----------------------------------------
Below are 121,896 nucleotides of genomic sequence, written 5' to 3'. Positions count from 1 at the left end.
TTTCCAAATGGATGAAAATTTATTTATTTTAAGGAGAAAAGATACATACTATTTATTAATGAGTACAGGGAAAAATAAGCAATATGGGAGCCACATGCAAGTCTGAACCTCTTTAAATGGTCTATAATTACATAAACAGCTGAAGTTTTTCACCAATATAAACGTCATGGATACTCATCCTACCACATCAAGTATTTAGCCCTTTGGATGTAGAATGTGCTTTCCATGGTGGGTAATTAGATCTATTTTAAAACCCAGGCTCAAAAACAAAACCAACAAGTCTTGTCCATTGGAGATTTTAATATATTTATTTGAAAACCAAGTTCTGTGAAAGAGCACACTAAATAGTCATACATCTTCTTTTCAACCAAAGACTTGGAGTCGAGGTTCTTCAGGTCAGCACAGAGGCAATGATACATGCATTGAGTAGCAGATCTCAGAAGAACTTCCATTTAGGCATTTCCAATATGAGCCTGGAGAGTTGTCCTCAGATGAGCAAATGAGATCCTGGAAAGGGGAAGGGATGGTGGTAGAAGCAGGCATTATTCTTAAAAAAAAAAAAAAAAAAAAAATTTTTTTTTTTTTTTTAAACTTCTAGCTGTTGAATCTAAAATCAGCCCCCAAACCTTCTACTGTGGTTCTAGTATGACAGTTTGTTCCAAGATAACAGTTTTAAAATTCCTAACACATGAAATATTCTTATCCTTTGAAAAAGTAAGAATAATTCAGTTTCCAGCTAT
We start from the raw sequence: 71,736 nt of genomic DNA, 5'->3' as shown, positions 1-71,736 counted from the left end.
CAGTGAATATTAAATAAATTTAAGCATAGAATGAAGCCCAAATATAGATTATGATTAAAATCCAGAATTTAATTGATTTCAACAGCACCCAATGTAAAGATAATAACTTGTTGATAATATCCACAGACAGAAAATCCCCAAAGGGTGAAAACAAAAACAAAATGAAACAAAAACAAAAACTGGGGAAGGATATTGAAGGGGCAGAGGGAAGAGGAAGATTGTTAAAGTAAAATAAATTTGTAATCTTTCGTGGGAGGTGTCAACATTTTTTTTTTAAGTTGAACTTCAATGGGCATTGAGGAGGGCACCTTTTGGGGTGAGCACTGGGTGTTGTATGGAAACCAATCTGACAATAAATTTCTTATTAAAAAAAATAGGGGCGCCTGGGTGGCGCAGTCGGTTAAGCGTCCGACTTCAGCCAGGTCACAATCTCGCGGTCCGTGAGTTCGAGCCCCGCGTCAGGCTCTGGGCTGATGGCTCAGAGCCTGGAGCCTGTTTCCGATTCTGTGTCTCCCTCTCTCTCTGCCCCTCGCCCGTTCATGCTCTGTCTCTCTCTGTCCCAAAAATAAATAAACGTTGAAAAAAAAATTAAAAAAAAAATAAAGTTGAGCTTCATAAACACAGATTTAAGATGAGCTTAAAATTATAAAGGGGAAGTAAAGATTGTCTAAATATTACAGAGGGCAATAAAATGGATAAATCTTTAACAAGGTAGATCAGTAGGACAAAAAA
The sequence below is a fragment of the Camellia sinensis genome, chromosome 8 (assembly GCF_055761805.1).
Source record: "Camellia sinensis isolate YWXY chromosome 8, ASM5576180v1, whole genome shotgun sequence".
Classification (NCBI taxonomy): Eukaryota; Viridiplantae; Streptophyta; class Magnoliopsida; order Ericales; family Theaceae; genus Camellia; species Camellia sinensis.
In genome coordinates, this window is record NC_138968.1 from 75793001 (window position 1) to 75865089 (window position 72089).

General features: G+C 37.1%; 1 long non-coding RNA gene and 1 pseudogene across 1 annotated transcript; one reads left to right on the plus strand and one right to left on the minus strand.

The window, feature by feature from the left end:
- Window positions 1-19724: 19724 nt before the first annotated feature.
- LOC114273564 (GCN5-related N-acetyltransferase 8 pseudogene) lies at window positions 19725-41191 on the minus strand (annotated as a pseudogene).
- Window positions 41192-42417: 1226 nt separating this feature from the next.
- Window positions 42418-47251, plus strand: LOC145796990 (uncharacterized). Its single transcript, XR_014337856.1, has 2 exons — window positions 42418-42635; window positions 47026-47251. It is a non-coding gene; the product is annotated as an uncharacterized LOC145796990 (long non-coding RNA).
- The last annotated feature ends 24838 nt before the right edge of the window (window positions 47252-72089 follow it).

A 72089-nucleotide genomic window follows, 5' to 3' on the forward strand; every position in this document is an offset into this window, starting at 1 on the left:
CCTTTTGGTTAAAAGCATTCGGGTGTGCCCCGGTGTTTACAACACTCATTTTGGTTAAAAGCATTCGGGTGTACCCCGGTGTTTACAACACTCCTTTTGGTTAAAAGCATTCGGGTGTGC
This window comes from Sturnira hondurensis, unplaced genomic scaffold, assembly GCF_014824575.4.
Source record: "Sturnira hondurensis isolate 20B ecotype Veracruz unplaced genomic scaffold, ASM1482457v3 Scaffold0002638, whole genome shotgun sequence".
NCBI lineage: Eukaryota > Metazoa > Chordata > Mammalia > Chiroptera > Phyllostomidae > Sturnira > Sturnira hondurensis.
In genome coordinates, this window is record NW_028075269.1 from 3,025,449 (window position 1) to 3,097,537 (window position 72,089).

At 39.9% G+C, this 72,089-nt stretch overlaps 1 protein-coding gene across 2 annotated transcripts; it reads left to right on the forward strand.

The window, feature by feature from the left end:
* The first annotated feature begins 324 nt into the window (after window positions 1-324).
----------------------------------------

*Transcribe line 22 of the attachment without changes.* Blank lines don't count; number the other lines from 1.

At 39.9% G+C, this 72,089-nt stretch overlaps 1 protein-coding gene across 2 annotated transcripts; it reads left to right on the forward strand.